The rest of the room is stuffed with Bronco team pictures mounted in brown wooden frames and dozens of 8 x 10 photos of Bronco players past and present--Steve Atwater, Sam Brunelli, Kelvin Clark, Otis Armstrong, Steve DeBerg, Elway again. There are oversized front pages from the Denver Post and Rocky Mountain News trumpeting the team's great moments--SUPER BOWL BOUND!--and a jagged, three-foot length of thick yellow pipe ("Goal post fragment!"). There are beer glasses and coffee mugs and ashtrays emblazoned with assorted Bronco logos, yellowed team calendars from seasons long past but not forgotten, half a dozen autographed official NFL footballs and three dozen pictures of Ralph and Jimmy. Cooking steaks in the parking lot at Mile High Stadium. Sitting orange-jerseyed, blue-capped and binoculared in their regular seats. Leaning happily against the Buick with a big poster of the Three Amigos suspended between them. Almost every square inch of the walls is crammed with Broncos memorabilia. Not much on the floor, but the soft rug is royal blue. With big orange polka dots.
"Had to have that special-made," Ralph reports. "Ever seen one like it?"
"Nope," the visitor answers. "Absolutely one of a kind. By the way, Jimmy, what's your house like? Your basement?"
"You don't wanna know," brother Ralph answers. "Jimmy here's got the rest of the Bronco stuff. Actually, that's not right. Fact is, he's got most of the stuff."
Seeing most of the stuff over at Jimmy's will have to wait for another time. Right now we're getting down to brass tacks about the remainder of the Broncos' season and the awful things that have happened at the end of some other great Bronco seasons. The nightmarish second quarter in the Super Bowl against Washington. The grim efficiency of Joe Montana and the Niners in the 55-10 debacle. Phil Simms, the New York Giants and the second half.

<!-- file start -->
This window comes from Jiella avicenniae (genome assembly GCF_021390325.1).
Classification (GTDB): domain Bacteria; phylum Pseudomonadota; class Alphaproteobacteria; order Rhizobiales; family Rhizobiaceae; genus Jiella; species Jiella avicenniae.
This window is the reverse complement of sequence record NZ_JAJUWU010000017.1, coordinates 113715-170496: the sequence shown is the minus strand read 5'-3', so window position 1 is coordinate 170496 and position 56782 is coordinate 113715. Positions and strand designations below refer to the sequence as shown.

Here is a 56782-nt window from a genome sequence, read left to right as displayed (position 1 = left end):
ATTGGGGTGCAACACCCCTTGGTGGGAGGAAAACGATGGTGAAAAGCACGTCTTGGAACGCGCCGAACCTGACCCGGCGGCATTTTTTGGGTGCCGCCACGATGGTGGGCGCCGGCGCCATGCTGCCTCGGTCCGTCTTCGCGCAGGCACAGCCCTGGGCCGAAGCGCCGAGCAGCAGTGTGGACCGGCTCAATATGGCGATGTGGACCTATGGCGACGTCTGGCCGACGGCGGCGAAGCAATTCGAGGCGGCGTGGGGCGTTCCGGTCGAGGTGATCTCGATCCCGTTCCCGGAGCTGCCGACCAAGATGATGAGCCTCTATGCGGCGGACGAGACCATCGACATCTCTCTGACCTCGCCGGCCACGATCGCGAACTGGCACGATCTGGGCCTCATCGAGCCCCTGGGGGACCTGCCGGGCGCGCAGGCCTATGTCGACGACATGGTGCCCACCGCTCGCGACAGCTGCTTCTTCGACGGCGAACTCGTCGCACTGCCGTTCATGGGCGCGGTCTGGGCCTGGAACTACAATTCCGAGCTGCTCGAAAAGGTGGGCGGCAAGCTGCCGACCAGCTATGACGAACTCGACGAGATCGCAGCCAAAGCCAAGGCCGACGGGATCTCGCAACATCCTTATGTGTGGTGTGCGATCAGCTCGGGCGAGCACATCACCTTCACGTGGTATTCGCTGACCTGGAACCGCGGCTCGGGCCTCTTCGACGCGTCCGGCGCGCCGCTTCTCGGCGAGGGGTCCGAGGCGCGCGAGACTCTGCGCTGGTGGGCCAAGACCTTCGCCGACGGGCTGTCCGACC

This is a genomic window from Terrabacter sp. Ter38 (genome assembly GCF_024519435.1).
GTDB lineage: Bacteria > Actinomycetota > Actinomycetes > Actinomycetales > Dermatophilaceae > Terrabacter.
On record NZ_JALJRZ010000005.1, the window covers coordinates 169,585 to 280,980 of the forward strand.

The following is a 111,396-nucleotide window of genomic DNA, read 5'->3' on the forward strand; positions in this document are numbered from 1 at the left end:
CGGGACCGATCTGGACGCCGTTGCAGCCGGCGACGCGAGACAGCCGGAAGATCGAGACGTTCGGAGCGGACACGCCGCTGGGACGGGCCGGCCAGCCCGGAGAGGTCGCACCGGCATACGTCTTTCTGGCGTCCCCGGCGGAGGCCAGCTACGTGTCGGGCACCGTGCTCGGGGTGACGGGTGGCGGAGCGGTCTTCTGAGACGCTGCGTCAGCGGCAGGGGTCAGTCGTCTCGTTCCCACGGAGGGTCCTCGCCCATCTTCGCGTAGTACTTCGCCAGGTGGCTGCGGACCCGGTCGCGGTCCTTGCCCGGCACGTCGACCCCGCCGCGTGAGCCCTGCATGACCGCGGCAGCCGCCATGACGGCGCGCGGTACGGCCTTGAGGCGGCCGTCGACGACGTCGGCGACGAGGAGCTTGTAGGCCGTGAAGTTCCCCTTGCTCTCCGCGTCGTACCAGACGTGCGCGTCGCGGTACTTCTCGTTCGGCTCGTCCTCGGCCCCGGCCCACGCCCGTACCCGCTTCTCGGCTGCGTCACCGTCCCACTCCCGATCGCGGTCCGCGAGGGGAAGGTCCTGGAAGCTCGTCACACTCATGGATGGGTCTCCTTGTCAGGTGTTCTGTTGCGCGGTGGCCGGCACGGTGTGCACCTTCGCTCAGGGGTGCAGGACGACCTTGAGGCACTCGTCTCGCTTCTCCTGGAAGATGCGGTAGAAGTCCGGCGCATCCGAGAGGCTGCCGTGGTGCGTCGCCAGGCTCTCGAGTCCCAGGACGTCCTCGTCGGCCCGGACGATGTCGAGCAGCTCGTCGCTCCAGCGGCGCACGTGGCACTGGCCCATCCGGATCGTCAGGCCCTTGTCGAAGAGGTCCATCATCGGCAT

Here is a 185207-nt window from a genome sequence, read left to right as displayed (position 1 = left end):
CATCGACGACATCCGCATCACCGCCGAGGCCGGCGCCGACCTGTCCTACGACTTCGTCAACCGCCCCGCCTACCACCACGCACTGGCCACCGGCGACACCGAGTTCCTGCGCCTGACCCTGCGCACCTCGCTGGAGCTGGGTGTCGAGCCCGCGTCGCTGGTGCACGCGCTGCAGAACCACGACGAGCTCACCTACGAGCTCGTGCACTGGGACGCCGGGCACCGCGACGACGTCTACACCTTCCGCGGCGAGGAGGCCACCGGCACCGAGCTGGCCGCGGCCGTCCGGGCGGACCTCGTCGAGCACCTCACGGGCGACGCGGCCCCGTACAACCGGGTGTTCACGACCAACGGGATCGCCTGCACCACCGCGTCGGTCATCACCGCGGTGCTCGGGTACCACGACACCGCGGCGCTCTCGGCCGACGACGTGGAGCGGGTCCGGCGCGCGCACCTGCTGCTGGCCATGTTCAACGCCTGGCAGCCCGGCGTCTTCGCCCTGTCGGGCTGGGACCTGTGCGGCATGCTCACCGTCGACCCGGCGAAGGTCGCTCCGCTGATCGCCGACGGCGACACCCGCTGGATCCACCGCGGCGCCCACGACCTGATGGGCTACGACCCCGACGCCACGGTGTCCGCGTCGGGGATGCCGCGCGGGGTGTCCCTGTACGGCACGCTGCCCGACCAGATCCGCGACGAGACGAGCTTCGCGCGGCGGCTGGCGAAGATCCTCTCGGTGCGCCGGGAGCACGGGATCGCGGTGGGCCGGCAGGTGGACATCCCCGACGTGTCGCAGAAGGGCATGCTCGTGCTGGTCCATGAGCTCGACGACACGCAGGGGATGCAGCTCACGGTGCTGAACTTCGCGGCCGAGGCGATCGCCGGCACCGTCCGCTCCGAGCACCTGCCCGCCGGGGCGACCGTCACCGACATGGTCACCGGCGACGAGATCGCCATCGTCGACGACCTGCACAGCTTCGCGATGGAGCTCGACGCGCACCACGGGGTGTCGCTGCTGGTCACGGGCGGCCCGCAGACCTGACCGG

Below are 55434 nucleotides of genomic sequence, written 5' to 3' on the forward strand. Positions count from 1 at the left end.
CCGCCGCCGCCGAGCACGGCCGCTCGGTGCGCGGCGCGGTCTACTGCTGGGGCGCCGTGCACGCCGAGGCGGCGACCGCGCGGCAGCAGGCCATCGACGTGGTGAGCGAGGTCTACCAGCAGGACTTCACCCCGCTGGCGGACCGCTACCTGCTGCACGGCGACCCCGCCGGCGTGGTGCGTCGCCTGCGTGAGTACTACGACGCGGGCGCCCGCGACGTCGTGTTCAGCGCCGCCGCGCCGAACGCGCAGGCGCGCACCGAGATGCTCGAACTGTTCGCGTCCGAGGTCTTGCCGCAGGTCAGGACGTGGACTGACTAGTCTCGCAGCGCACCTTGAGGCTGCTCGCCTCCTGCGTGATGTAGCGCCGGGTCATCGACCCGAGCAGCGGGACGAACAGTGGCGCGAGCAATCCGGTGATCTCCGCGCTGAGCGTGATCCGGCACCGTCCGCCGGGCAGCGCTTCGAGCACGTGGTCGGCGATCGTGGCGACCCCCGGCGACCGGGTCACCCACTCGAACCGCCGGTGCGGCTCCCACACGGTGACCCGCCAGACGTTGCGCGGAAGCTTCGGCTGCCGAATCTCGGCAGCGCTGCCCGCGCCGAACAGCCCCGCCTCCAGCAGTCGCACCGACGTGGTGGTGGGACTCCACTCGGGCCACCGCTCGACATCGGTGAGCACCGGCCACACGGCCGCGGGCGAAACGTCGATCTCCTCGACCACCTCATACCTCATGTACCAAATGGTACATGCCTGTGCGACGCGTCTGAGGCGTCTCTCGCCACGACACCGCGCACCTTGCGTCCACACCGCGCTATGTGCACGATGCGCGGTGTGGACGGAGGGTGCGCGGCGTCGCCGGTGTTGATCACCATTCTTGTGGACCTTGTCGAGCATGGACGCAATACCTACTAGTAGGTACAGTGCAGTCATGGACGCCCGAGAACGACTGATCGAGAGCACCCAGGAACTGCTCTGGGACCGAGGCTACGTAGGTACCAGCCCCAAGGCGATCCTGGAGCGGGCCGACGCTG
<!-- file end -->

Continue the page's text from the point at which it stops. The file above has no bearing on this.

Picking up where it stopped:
But Ralph Garcia doesn't scare easily. He looks you straight in the eye and never hesitates for a second when he says it: "This time the Broncos are gonna win the Super Bowl. Me and Jimmy, we're in at the Bourbon Orleans. And we can't wait. Isn't that right, Jimmy?"
Jimmy Garcia just nods. Because this time he's sure it will all work out. So is his brother Ralph. Because they remember. Both of them. They remember the time Tom Jackson returned the interception 73 yards for a touchdown to beat Baltimore. And that touchdown pass to placekicker Jim Turner. They know all about Number Seven's 36 fourth-quarter comebacks, and The Drive against Cleveland, and the Orange Crush, and Randy Gradishar's seven Pro Bowls. They remember $8 seats, and the night Elway was signed away from the Colts, and Al Denson's great catches, and the fog snorting out of Cookie Gilchrist's nostrils that time it was so damn cold in December when we played the Chargers.
This is the year, all right. Finally. "We been waiting a long time, and this is it," Ralph Garcia says. "Me and Jimmy, we both know that."
And remember. It ain't no bandwagon.
While the New York Yankees were savoring their first World Series win in eighteen seasons late last month, another member of their far-flung family left the earth.
Right-hander Bob Grim was by no means the most famous Yankee of his era--players named Mantle, Ford and Berra shared that distinction. But in 1954, as a 24-year-old rookie, the native New Yorker put together a 20-6 record. No American League rookie has had a twenty-win year since.
Grim never made quite so good again. He was 7-5 in 1955, 6-1 in 1956 and 12-8 in 1957--Yankees World Series years all--before vanishing into the hinterlands of Kansas City and completing his career at the end of the 1962 season. He lost both of his World Series starts (one each in 1955 and 1957), but he was a workmanlike professional, and we have always cherished him as a starter for our mythical All-Down-in-the-Dumps pitching staff: Bob Grim, Vida Blue, Sad Sam Jones, Jim Mooney, Billy Loes.
Grim, age 66, suffered a fatal heart attack in Shawnee, Kansas--after joining neighborhood kids in throwing snowballs.